Genetics of the Andean bear (Tremarctos ornatus; Ursidae, Carnivora) in Ecuador: when the Andean Cordilleras are not an Obstacle

Manuel Ruiz-García, Armando Castellanos, Jessica Yanina Arias-Vásquez, Joseph Mark Shostell

Research output: Contribution to journalArticlepeer-review

4 Scopus citations


One of the top carnivores in the Andean mountains is the Andean bear (Tremarctos ornatus, Ursidae), the only bear in South America. This is a flagship and key umbrella species in Ecuador because its conservation has a positive impact on the conservation of many other species in the Andes. But to preserve, first one must know the genetic characteristics of a species, among other things. For this, we analyzed six mitochondrial genes and seven nuclear DNA microsatellites of 108 Andean bear specimens sampled throughout Ecuador. We adopted three strategies for analyzing the data: by Province, by Region (north vs south), and by Cordillera. Four main results were obtained. First, the mitochondrial genetic diversity levels were elevated, but there were no differences in genetic diversity by Province or by Cordillera. By Regions, southern Ecuador had higher genetic diversity levels than to northern Ecuador. The genetic diversity for the microsatellites was only medium for the Andean bear at this country. Second, there was clear and significant evidence of female population expansions, for the overall sample, by Province, Region, and Cordillera. This population expansion was determined to have occurred in the time interval of 30,000–20,000 years ago (YA), during the last phase of the Pleistocene. We detected a population decrease to have occurred more recently, within the last 5000 years. It continued until about 300–200 YA when a population increase was again detected. Third, there were, practically, no phylogeographic pattern nor genetic differentiation among Andean bear populations in Ecuador by Province or by Cordillera for either mitochondrial or microsatellite markers. There was a little more genetic differentiation between northern and southern areas. Fourth, there was no trace of significant spatial genetic structure for the Andean bear in Ecuador in agreement with the genetic differentiation analyses. This shows that the Andean Cordilleras in this country did not present an obstacle to the dispersion of this species. Therefore, all of the Andean bear specimens in Ecuador should be treated as a unique Management Unit (MU) for conservation purposes, differently to that determined for other countries as Colombia.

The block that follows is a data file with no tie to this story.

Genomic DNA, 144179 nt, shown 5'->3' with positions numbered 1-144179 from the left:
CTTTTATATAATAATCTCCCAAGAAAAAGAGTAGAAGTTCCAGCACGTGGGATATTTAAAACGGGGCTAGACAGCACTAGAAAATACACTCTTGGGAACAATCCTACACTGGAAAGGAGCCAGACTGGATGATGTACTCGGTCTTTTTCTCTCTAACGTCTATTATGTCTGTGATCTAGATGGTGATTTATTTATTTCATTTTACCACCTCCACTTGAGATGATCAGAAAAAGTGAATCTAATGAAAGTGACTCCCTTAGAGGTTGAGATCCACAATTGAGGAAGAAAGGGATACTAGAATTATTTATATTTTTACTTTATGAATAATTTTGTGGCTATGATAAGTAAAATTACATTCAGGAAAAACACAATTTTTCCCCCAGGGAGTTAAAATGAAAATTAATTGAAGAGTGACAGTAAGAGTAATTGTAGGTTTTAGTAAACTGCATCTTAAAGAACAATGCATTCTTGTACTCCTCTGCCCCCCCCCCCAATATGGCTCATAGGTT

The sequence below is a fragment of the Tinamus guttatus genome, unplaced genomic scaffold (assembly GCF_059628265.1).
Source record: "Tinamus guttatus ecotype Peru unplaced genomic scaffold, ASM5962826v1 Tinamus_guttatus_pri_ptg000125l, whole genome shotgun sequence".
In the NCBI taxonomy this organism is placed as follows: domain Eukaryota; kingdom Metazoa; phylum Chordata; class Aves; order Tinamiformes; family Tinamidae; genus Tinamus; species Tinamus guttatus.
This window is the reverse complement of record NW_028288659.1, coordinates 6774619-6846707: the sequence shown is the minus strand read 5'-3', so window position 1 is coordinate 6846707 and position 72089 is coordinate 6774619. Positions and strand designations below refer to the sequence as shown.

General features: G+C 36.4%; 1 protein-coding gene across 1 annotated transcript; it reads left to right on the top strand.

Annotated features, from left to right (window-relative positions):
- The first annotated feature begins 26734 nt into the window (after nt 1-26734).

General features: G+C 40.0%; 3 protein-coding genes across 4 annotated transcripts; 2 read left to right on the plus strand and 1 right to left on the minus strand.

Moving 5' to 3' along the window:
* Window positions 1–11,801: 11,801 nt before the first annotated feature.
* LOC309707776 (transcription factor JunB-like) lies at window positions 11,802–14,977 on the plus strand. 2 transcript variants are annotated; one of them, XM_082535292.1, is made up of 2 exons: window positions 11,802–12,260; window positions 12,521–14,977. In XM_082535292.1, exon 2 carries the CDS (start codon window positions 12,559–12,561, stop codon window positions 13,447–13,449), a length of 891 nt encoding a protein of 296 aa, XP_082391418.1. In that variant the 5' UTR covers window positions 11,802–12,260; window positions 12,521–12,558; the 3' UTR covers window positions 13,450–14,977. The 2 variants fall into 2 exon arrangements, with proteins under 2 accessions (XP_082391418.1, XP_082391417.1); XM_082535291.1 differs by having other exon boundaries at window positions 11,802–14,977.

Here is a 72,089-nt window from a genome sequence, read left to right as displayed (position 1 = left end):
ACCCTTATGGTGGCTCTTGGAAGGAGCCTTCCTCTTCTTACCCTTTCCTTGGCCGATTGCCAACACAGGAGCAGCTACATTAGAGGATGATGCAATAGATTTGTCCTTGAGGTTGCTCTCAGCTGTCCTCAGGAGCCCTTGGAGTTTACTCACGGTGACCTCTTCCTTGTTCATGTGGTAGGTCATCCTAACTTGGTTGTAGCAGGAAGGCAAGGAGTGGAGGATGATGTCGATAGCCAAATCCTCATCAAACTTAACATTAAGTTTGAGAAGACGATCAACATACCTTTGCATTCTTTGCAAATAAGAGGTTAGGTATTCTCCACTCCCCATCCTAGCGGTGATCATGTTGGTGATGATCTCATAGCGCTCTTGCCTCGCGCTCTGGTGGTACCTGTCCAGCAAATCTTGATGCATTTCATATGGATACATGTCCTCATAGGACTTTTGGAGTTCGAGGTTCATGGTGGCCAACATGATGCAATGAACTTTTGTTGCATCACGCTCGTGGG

Original languageEnglish (US)
Pages (from-to)190-208
Number of pages19
JournalMitochondrial DNA Part A: DNA Mapping, Sequencing, and Analysis
Issue number5
StatePublished - Jul 3 2020

Bibliographical note

Funding Information:
The authors wish to express their gratitude to the Academic Vicerectory of the Pontificia Universidad Javeriana at Bogotá (Colombia) and to Corponariño (Aida Delgado, Diana Ocaña Saltikova) at Pasto (Nariño, Colombia) for providing monetary resources to carry out this research. Thanks go also to Termas Papallacta (Ecuador) and to Zoo Conservation Outreach Group (Kansas City Zoo) as well as to Melchor Ascanta, David Jackson, and Rodrigo Ascanta for their help to obtain Andean bear samples across Ecuador.

Publisher Copyright:
© 2020, © 2020 Informa UK Limited, trading as Taylor & Francis Group.


  • Andean bear
  • Cordilleras
  • DNA microsatellites
  • Ecuador
  • Tremarctos ornatus
  • mitochondrial genes
  • spatial patterns


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